Having played for one of the first incarnations of the team, Woodwynd Wolves' Dale Young has now been nominated for a Scottish FA Grassroots award. This is a recognition of amongst other things, the development of his players at a youth level before they reach 11-a-side.
"It's also to deal with basic issues in the area as well and just to let them have fun when they're playing football," Dale said.
Working hand in hand with father Colin, Dale was one of the first boys through the system, which saw him involved in the travelling under-19 squad that visited the USA to play in Canton, Michigan for the Canton Cup back in 2010.
Youth Football Scotland also asked a very modest Dale why he thought he had been recognised. "I think I was nominated for the award because of the work that I do with the kids. I don't mean to blow my own trumpet sometimes but I do think I get them to a decent level before they go and play football and I do think I've coached quite a lot of boys in the past that have got on to further levels as well, so I think maybe that's got something to do with it," he said.
Dale’s hard work and determination is clear to anyone involved with the club. "If I win this award it will be everything. It will mean a lot to me because the amount of work and hard work I've put over the past nine years for it all. It would mean everything to me."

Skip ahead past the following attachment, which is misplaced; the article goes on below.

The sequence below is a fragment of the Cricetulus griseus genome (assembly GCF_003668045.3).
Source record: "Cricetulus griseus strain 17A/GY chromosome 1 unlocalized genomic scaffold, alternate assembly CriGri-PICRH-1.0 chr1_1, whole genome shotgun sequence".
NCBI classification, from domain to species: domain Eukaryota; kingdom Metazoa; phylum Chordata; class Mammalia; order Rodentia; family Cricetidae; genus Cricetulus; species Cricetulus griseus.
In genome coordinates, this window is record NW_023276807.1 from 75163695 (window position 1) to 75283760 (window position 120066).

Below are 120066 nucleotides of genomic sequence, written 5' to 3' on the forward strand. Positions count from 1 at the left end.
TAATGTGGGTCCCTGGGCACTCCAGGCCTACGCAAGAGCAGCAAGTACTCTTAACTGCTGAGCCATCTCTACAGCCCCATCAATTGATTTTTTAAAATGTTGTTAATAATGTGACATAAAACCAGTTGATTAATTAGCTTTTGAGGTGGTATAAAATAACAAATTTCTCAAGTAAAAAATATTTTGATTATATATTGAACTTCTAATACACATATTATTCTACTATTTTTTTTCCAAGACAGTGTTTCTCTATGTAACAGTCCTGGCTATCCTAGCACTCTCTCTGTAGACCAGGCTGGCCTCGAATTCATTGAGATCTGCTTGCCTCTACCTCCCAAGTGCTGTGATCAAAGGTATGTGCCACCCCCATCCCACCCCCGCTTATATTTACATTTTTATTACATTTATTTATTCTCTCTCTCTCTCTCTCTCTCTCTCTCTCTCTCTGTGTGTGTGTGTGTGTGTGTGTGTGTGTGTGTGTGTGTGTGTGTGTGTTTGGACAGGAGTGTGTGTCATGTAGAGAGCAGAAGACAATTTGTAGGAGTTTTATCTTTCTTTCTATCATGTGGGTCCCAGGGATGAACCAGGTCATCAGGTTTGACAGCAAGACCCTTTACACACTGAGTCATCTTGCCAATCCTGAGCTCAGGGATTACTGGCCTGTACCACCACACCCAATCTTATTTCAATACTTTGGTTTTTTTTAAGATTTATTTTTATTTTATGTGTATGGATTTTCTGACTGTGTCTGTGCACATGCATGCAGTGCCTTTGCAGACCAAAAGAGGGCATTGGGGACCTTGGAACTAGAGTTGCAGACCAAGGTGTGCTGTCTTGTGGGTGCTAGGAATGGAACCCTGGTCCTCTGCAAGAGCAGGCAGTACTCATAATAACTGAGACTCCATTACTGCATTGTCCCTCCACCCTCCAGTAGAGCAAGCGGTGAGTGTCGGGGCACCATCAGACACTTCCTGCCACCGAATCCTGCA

But it is not just the Wolves that Dale is involved in. On Monday nights, Dale runs a soccer school called ‘Tekkers’ in Kilwinning. It is free, and any child can join, regardless of whether they play for the Wolves or not.
"All they need to do is turn up. Just turn up to Tekkers on a Monday night and they can start from there," Dale said.
The school teaches skills from all over the world, Dale told us. "It just gives the kids a chance, instead of learning Scottish coaching, a wee bit of variety, and it means that they can learn new skills as well to go home and practice with." As well as learning Brazilian styles of football, there is also Dutch skills and Asian skills which have recently been introduced.
But Dale does not think it will just help young players on the pitch. "It gives them a chance to learn and get new friends as well and interact with different kids," he said. "It gives them more confidence it makes them learn and develop new skills freely on the park that they maybe never tried before in Scottish football."
Good luck to Dale and his team for the upcoming season!